The purpose of this focused review was to explore the etiologies of corneal blindness worldwide and compare them with the indications and type of keratoplasties (eg, full-thickness penetrating keratoplasty, anterior lamellar keratoplasty, or endothelial keratoplasty) performed.
A literature search of the articles published in the top 10 journals (based on the Altmetrics score) relevant to corneal transplantation within the past 20 years was performed to determine how the focus within corneal transplantation has changed over time. These data were compared with the prevalence and etiology of corneal blindness in each respective region worldwide.
The leading etiologies of corneal blindness worldwide are primarily due to anterior corneal pathology with a normal endothelium, and the prevalence is highest in developing countries. In addition, the number and type of corneal transplantations performed globally indicate that current practices are disproportionately skewed in favor of endothelial keratoplasty, which is targeted for the pathology prevalent in developed countries. Despite the large number of individuals who would benefit from anterior lamellar keratoplasty, this technique seems to be infrequently performed.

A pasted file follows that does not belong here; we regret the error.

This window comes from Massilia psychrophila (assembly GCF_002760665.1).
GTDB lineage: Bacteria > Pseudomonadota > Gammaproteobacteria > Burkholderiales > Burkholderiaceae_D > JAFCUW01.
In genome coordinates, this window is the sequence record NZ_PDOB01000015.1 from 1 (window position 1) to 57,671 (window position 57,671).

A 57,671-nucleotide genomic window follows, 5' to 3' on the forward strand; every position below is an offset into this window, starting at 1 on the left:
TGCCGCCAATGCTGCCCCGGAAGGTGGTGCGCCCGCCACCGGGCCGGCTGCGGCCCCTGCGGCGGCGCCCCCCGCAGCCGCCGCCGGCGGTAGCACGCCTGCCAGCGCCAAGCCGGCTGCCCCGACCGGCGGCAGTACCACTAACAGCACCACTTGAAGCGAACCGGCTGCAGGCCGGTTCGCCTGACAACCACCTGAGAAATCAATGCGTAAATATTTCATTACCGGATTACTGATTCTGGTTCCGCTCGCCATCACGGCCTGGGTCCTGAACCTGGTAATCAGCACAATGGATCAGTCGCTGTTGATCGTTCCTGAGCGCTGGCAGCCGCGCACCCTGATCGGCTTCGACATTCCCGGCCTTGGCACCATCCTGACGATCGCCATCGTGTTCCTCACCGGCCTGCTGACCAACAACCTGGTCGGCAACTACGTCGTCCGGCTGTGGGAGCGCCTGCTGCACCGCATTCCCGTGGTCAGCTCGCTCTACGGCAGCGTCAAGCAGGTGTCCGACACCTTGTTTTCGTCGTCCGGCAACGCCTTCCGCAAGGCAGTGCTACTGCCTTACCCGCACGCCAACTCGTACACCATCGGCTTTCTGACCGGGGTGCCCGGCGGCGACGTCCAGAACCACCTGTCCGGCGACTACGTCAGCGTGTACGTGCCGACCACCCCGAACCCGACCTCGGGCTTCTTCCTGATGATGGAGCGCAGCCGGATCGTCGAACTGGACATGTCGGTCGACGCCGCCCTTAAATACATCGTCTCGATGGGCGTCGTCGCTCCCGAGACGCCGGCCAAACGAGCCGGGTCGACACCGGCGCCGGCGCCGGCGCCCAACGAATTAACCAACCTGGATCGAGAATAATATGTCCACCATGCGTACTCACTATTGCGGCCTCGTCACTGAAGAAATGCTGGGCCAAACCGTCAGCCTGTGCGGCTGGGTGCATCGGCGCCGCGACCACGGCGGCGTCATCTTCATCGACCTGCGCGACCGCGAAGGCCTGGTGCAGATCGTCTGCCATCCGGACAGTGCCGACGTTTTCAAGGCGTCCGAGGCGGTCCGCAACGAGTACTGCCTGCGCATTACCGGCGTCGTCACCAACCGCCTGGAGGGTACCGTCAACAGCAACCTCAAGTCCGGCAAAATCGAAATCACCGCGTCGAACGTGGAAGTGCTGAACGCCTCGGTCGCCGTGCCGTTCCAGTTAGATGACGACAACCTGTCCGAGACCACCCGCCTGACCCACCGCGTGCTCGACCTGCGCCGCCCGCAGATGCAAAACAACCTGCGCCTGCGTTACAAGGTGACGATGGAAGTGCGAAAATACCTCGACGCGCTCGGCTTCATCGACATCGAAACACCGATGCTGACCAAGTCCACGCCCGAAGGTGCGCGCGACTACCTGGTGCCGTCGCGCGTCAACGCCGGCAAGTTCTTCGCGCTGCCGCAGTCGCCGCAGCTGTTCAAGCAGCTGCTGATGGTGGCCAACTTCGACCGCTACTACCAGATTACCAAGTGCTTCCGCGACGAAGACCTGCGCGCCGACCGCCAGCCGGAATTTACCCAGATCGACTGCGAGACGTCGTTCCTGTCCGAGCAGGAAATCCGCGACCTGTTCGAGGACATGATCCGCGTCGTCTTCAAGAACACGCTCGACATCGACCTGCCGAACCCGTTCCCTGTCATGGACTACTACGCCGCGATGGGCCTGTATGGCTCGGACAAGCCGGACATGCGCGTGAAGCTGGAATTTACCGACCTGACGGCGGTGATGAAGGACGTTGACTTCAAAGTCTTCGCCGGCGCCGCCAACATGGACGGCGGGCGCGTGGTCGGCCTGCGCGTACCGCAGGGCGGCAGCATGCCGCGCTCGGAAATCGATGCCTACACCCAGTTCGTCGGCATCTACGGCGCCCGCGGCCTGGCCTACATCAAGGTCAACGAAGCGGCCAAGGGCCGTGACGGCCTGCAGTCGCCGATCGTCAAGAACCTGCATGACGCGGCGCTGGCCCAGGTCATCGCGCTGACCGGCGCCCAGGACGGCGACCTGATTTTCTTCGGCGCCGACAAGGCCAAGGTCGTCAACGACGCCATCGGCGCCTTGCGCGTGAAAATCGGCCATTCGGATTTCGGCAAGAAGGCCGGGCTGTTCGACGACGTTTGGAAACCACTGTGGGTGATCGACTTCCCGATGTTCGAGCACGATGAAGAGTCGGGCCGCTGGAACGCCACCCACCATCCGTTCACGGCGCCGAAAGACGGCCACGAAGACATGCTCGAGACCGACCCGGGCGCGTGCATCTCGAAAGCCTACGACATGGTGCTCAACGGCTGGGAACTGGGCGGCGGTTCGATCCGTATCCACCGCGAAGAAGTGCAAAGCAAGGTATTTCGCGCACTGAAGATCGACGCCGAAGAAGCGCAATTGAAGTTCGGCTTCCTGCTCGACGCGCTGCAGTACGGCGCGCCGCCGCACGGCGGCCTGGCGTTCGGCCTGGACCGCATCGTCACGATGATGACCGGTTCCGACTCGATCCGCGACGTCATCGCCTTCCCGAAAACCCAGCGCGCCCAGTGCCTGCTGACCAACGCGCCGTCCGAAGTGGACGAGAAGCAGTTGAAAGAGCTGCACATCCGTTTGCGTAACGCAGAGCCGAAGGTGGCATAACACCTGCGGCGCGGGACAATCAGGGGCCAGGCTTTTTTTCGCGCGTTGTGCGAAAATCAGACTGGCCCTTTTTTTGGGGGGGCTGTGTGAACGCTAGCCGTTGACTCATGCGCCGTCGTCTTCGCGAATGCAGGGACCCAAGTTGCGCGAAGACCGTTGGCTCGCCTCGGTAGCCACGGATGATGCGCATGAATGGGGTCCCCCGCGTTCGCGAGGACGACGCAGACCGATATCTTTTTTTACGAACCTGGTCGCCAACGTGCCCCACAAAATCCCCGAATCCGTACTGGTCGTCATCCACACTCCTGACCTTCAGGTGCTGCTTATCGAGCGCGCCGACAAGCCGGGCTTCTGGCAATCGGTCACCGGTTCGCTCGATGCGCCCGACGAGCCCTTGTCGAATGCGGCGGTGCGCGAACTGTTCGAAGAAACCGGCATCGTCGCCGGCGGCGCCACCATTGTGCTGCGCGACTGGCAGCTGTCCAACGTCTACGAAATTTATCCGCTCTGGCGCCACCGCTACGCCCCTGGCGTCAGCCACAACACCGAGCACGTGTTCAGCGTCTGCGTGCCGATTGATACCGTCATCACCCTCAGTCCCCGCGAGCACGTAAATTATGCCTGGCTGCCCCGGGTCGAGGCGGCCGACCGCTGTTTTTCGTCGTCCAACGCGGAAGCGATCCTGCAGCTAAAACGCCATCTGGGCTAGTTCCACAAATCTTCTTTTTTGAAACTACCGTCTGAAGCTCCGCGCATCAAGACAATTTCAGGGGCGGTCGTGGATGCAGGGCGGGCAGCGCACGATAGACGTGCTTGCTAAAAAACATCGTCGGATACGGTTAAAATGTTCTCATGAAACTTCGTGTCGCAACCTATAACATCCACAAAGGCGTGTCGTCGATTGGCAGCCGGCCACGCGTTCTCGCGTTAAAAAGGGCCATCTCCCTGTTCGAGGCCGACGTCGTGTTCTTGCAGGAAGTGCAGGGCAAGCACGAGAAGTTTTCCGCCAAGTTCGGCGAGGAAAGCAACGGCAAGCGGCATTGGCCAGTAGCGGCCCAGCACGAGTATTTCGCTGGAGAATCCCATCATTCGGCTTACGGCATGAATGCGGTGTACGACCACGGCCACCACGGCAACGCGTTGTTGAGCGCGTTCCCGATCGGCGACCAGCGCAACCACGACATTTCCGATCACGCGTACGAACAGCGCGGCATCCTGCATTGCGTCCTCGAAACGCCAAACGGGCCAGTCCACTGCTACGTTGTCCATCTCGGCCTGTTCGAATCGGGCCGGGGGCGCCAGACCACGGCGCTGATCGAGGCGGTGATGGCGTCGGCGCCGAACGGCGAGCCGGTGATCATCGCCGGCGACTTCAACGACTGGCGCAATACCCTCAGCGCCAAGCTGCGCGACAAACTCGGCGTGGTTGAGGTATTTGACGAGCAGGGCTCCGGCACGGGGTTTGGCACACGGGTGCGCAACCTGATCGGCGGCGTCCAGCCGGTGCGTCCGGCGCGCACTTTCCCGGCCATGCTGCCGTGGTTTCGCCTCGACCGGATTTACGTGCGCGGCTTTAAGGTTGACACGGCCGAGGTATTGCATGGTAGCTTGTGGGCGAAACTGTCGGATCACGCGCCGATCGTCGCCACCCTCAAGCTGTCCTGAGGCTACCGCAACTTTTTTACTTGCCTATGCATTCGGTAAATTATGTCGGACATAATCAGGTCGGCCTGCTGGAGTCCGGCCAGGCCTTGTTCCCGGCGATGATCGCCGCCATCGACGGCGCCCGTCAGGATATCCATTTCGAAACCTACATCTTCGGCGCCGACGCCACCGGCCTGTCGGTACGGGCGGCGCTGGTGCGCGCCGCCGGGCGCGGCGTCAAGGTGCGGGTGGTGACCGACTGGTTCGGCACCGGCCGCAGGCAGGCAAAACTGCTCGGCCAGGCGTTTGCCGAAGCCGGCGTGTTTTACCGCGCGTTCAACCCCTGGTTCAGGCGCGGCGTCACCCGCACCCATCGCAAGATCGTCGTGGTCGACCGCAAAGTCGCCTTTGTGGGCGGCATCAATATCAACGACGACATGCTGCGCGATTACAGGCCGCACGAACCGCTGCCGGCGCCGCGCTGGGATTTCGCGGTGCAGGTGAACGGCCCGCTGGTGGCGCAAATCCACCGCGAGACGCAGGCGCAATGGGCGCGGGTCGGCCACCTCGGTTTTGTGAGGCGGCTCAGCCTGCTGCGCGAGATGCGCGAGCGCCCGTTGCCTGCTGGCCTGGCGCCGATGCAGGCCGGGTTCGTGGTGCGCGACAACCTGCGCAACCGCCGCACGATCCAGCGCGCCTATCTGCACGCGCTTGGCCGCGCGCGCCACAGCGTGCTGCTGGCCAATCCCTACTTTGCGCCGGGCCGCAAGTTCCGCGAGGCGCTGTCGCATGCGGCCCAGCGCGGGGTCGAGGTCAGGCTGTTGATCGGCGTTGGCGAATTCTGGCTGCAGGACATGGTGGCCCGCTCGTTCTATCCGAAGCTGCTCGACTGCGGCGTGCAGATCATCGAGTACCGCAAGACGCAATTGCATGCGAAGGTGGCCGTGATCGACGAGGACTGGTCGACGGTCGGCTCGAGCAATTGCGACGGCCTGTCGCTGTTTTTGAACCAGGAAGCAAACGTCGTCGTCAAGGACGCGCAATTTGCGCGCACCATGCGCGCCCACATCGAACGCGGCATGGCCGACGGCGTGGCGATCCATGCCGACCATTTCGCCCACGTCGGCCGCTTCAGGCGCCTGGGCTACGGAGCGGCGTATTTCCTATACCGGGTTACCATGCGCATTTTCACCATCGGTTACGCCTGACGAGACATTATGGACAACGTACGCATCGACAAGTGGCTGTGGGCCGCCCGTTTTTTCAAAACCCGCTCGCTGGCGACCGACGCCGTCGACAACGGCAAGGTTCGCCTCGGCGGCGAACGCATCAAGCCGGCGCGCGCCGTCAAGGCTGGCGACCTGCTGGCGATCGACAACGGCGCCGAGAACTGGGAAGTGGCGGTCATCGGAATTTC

Most corneal blindness worldwide is secondary to anterior corneal pathology because of infections and trauma. However, this does not align with the current trends and practices in the field of corneal transplantation. We discuss potential solutions to address the current leading causes of global corneal blindness, including increasing the number of anterior lamellar keratoplasties performed, using long-term preserved corneas by trained surgeons, and improving eye bank handling and distribution of procured tissues.